The original design: MVC and NHibernate

A database would be used to provide the configuration of channels and instruments, it would also contain information about the instrument specific variables. These variables would be populated with data by the daemon and read by the web application which would also be able to "post" modifications back to the daemon where appropriate (variables that represent instrument settings, for example).
The technologies used in the first design were as follows:
  • Mono (since we wanted to deploy on a Linux based kiosk/server).
  • MySQL database.
  • Fluent + NHibernate libraries to simplify database access.
  • MVC2 as the web application framework.
  • MooTools javascript library.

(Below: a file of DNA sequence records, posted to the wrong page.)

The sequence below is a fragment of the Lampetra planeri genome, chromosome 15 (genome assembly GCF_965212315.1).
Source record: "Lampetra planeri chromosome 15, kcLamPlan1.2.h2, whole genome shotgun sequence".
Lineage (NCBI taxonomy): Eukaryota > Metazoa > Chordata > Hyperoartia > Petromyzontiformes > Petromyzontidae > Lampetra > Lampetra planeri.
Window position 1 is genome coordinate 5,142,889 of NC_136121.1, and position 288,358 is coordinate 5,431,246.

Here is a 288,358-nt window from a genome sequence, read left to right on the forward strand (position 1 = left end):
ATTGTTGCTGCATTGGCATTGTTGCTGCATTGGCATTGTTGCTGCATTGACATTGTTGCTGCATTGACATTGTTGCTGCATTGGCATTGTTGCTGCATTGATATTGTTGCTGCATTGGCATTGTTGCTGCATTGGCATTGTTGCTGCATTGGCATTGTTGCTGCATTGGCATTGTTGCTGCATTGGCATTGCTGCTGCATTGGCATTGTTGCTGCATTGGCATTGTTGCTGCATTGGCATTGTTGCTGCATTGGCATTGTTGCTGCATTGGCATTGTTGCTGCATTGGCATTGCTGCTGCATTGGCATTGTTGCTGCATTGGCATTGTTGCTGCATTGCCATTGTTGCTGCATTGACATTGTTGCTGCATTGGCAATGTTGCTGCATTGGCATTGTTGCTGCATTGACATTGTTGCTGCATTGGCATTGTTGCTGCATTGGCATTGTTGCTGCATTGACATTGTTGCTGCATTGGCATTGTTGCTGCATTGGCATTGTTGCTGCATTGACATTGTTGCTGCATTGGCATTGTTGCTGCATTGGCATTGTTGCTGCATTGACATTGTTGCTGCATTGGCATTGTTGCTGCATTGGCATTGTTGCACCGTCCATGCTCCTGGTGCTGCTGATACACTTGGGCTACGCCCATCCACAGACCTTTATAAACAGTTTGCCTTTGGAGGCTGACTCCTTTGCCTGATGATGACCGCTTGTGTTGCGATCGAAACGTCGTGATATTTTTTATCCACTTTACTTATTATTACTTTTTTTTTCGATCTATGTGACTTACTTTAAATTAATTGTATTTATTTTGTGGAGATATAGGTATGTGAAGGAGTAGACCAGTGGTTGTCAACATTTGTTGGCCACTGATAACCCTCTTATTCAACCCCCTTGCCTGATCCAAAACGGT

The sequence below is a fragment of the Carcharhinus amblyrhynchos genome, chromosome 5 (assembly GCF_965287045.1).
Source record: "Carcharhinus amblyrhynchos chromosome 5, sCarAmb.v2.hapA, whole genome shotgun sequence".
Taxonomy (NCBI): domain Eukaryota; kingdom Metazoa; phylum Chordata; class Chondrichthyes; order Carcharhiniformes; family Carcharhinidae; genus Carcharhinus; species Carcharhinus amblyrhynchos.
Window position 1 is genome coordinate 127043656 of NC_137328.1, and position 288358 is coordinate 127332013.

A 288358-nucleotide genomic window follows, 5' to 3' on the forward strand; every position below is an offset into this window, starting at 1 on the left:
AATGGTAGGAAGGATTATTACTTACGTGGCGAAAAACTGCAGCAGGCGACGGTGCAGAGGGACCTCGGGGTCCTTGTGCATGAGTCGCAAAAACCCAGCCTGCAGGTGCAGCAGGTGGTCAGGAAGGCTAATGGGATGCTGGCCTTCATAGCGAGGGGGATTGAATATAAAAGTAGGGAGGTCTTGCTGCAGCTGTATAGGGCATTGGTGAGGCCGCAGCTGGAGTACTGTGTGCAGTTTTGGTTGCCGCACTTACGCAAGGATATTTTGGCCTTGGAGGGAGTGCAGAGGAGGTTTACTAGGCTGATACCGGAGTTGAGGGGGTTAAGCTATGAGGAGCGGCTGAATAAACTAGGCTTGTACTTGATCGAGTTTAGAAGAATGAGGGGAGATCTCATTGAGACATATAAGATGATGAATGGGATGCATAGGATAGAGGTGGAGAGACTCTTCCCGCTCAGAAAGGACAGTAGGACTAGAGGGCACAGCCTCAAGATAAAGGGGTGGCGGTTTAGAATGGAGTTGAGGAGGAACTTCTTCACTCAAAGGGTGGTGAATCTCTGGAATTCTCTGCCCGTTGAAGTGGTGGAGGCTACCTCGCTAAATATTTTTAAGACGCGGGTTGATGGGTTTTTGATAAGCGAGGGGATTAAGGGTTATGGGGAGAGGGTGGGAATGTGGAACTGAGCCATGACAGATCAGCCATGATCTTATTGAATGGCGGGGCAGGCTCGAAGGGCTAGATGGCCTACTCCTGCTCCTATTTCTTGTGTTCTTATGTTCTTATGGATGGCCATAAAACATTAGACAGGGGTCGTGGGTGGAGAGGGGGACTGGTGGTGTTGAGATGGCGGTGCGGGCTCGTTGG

This design had many issues but probably the biggest flaw at the time was the use of the database to store the transient variable values read from the instruments. Not only was this a major bottleneck but it also caused constant disk access.

The second attempt: MVC3 and memory tables

When it came to the second version we foolishly thought that the way to solve the issue was to use memory tables in the database. This version also involved a major redesign of the javascript engine:
  • Instead of multiple views in the MVC there would be a single view to load the javascript application which would then handle the menu options and various displays itself. The controllers in the MVC would still provide the JSON responses for the various requests made from javascript.
  • We did not fancy having to implement specific javascript classes for each instrument added in the future and so we came up with the crazy idea of describing instrument panels with XML that could then be parsed and rendered appropriately by the javascript (this gives us the opportunity to create the panels in other applications from the same XML).